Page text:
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New book by Daniel Goleman and Richard Davidson describes four reasons why long-term meditation can lead to profound improvements in our minds, brains, and bodies

Mind­ful­ness med­i­ta­tion is every­where these days. From the class­room to the board room, peo­ple are jump­ing on the mind­ful­ness band­wag­on, hop­ing to dis­cov­er for them­selves some of its promised ben­e­fits, like bet­ter focus, more har­mo­nious rela­tion­ships, and less stress.

I too have start­ed a mind­ful­ness med­i­ta­tion prac­tice and have found it to be help­ful in my every­day life. But, as a sci­ence writer, I still have to won­der: Is all of the hype around mind­ful­ness run­ning ahead of the sci­ence? What does the research real­ly say about mind­ful­ness?  Read the rest of this entry »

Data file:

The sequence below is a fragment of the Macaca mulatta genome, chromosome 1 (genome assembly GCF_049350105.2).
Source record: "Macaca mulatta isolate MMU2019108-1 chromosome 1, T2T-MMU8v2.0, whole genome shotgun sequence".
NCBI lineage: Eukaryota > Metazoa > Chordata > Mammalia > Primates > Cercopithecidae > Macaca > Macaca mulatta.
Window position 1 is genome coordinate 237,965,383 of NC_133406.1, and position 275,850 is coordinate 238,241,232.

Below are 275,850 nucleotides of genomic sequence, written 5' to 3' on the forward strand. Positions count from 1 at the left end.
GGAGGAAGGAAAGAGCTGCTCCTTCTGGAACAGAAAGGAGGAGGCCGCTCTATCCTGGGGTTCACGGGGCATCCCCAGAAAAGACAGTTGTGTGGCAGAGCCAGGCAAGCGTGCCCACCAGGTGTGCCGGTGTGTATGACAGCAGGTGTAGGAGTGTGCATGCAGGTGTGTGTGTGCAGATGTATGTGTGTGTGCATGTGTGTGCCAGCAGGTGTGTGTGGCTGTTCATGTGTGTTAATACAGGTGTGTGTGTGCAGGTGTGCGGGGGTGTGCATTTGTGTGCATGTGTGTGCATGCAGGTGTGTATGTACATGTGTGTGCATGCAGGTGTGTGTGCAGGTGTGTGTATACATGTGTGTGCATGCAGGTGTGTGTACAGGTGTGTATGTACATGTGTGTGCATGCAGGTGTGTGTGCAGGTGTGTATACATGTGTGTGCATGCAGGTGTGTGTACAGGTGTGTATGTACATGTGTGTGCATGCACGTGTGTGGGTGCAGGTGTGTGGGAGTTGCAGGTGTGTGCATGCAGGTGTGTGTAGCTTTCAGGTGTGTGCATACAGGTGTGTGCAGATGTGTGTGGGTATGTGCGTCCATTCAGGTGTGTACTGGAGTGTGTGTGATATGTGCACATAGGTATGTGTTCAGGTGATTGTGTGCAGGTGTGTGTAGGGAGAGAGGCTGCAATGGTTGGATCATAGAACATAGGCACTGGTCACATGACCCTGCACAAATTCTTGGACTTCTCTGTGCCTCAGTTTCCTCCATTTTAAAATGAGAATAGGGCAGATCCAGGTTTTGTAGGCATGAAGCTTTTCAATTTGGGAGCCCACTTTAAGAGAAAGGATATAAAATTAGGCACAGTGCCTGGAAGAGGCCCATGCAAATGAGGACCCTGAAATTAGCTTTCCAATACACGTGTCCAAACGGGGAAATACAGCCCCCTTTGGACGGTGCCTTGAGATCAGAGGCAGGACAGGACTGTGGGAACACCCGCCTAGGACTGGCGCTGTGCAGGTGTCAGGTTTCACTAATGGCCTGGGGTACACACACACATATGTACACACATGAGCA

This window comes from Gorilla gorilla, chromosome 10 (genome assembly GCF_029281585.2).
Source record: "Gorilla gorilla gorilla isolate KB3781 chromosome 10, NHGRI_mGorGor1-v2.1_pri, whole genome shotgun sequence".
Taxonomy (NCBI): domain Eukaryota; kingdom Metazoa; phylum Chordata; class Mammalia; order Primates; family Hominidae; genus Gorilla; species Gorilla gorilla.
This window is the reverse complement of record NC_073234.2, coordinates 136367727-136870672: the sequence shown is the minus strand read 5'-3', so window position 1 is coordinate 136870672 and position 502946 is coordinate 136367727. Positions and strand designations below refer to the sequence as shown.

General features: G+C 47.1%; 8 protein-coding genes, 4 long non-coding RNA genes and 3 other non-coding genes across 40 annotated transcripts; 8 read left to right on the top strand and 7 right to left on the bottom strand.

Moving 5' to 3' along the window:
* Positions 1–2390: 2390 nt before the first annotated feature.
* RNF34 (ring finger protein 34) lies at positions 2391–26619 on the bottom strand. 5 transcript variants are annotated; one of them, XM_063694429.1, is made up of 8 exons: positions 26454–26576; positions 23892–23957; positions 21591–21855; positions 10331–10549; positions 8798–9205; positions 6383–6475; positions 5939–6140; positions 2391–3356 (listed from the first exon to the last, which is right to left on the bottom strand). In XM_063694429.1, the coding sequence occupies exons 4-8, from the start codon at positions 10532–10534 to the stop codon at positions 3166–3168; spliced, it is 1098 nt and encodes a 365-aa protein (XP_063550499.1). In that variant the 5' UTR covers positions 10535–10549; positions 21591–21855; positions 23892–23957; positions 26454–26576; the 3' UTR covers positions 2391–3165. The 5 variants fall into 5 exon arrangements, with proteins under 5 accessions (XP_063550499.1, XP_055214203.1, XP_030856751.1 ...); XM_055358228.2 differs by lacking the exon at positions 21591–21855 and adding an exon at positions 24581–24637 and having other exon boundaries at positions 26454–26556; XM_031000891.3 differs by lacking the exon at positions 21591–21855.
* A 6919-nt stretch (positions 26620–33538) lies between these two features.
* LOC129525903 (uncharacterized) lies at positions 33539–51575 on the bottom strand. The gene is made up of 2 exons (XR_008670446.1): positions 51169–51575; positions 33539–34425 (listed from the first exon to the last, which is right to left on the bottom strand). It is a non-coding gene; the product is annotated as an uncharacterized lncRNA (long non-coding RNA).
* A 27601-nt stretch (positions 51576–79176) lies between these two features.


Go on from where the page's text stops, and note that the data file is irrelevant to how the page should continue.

Neuroscientists: Develop digital games to improve brain function and well-being

interactivemediaAuthors: Devel­op dig­i­tal games to improve brain func­tion and well-being (UW-Madi­son News):

Neu­ro­sci­en­tists should help to devel­op com­pelling dig­i­tal games that boost brain func­tion and improve well-being, say two pro­fes­sors spe­cial­iz­ing in the field in a com­men­tary arti­cle pub­lished in the sci­ence jour­nal Nature. In the Feb. 28 issue, the two — Daphne Bave­li­er of the Uni­ver­si­ty of Rochester and Richard J. David­son of the Uni­ver­si­ty of Wis­con­sin-Madi­son — urge game design­ers and brain sci­en­tists to work togeth­er to design new games that train the brain, pro­duc­ing pos­i­tive effects on behav­ior, such as decreas­ing anx­i­ety, sharp­en­ing atten­tion and improv­ing empa­thy.”